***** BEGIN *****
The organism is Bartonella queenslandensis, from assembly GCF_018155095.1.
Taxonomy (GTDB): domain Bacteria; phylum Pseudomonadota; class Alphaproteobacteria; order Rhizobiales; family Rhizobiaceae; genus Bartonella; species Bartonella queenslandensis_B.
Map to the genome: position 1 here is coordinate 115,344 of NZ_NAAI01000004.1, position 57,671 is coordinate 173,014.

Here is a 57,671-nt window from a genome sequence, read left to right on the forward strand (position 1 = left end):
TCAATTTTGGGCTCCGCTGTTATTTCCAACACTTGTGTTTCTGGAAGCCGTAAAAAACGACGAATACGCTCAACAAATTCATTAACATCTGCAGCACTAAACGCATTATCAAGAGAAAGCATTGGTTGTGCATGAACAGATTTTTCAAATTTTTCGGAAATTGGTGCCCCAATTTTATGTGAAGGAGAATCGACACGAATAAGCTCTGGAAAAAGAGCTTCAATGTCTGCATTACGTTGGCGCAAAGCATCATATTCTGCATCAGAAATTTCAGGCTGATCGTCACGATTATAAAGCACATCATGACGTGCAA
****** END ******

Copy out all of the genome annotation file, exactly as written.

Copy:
The organism is Bartonella queenslandensis, from assembly GCF_018155095.1.
Taxonomy (GTDB): domain Bacteria; phylum Pseudomonadota; class Alphaproteobacteria; order Rhizobiales; family Rhizobiaceae; genus Bartonella; species Bartonella queenslandensis_B.
Map to the genome: position 1 here is coordinate 115,344 of NZ_NAAI01000004.1, position 57,671 is coordinate 173,014.

Here is a 57,671-nt window from a genome sequence, read left to right on the forward strand (position 1 = left end):
TCAATTTTGGGCTCCGCTGTTATTTCCAACACTTGTGTTTCTGGAAGCCGTAAAAAACGACGAATACGCTCAACAAATTCATTAACATCTGCAGCACTAAACGCATTATCAAGAGAAAGCATTGGTTGTGCATGAACAGATTTTTCAAATTTTTCGGAAATTGGTGCCCCAATTTTATGTGAAGGAGAATCGACACGAATAAGCTCTGGAAAAAGAGCTTCAATGTCTGCATTACGTTGGCGCAAAGCATCATATTCTGCATCAGAAATTTCAGGCTGATCGTCACGATTATAAAGCACATCATGACGTGCAA